Here’s my article for Harpers Wine & Spirit magazine, May 2014 issue.
2013 is turning out to be the vintage that nobody wanted.
Certainly not the growers, who experienced the most difficult growing season in years and the most fraught of harvests. Yields too were well down.
The Bordeaux negociants and wine merchants around the world aren’t too happy either. At the bottom end, they’re paying 25% more for bulk wine for their brands and own-label lines because of the small crop, and at the top of the pyramid, the majority of leading chateaux have failed to breathe life into another subdued en primeur campaign by not reducing prices enough. Consumers, meanwhile, haven’t shown much interest from the day the grapes were picked.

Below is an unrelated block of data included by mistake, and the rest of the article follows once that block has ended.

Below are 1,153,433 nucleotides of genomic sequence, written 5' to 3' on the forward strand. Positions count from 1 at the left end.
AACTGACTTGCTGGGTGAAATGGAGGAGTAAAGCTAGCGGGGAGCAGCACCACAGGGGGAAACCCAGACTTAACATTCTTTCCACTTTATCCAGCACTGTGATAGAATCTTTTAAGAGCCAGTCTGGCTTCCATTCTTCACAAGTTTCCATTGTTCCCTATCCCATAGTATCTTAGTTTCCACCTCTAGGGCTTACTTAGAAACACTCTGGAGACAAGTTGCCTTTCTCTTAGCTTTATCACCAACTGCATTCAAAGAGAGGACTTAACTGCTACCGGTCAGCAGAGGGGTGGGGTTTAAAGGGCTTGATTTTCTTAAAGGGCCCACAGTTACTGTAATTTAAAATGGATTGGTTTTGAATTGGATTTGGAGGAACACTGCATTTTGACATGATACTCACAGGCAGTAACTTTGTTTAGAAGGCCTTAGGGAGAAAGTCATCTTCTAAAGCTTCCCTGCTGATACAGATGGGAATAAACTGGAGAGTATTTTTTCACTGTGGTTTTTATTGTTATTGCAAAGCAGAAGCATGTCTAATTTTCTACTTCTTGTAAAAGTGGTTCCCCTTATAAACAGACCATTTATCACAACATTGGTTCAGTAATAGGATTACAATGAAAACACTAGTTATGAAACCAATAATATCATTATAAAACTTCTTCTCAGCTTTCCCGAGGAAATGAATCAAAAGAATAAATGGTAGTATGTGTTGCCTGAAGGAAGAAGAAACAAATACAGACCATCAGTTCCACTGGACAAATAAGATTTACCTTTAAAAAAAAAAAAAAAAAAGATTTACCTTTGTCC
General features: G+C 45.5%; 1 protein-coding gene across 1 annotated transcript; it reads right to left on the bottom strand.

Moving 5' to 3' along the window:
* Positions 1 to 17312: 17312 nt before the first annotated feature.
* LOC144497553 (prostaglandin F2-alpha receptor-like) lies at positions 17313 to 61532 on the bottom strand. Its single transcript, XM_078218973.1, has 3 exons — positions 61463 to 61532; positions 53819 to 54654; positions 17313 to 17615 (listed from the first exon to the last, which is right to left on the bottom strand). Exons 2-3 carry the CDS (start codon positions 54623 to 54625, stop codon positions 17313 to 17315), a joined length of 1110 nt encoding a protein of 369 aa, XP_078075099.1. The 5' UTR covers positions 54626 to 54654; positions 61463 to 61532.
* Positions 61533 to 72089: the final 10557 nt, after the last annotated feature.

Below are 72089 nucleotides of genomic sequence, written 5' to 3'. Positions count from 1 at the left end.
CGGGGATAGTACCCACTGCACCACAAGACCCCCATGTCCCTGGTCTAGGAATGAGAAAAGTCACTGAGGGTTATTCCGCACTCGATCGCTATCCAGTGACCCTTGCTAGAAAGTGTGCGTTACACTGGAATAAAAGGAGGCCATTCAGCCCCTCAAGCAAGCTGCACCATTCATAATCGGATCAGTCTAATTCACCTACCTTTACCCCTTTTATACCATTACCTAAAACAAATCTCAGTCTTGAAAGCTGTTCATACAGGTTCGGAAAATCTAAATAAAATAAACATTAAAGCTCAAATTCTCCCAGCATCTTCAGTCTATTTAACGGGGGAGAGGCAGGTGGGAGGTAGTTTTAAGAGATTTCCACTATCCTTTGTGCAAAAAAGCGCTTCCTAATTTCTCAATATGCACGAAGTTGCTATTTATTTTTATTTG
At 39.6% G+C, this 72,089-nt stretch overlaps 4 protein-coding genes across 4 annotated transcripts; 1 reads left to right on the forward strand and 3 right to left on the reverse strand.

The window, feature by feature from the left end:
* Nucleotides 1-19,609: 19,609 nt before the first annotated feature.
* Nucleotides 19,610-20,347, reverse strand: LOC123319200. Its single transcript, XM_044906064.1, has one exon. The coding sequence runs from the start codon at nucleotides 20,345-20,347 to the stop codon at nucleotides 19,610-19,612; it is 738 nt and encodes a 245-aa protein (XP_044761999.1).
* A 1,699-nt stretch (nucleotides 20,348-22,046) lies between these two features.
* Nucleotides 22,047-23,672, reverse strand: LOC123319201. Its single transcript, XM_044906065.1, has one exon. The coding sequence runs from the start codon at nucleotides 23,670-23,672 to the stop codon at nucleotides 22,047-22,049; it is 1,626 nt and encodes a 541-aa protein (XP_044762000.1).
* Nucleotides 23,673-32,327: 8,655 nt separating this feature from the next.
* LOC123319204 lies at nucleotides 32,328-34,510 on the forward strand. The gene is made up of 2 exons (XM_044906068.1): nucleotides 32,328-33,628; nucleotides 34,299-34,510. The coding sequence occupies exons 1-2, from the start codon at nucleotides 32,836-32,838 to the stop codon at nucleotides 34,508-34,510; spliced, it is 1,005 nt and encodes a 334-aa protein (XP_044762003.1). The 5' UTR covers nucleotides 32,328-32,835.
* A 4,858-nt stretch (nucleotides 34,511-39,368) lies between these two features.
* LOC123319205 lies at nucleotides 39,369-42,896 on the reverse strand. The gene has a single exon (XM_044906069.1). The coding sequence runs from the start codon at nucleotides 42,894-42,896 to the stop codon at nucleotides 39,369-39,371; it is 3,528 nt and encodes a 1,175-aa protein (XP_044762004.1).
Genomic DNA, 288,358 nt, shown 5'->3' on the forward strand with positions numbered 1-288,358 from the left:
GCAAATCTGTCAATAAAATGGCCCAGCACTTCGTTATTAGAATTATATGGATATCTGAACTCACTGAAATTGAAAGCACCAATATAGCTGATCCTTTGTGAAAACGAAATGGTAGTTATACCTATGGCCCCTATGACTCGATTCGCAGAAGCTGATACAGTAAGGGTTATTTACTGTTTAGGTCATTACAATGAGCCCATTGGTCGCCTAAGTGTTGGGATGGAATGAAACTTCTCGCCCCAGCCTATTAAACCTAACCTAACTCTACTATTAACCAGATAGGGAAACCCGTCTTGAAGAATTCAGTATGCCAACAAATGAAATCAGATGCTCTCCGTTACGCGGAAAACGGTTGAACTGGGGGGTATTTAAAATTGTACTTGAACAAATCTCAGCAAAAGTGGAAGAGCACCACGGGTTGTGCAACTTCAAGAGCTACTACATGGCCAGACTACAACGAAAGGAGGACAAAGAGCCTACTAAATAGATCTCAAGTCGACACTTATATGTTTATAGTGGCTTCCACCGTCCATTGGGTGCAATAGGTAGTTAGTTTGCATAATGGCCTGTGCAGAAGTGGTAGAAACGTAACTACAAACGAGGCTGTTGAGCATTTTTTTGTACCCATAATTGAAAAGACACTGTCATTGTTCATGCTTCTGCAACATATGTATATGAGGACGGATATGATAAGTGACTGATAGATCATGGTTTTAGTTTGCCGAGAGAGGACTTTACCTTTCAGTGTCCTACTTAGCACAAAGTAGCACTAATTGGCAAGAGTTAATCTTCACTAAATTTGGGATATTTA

There is, however, some good news. The dry whites are very good and many sweet whites are excellent. White vines, though, only make up 11% of the vineyard area, so the real money is on red. There’s some good news here too, as most professional tasters discovered during the en primeur barrel tastings in late March and early April. While the wines are relatively light, they’re not let down by green, unripe tannins (thanks to good weather in July and August) and a great many will provide attractive drinking over the next decade. Keep reading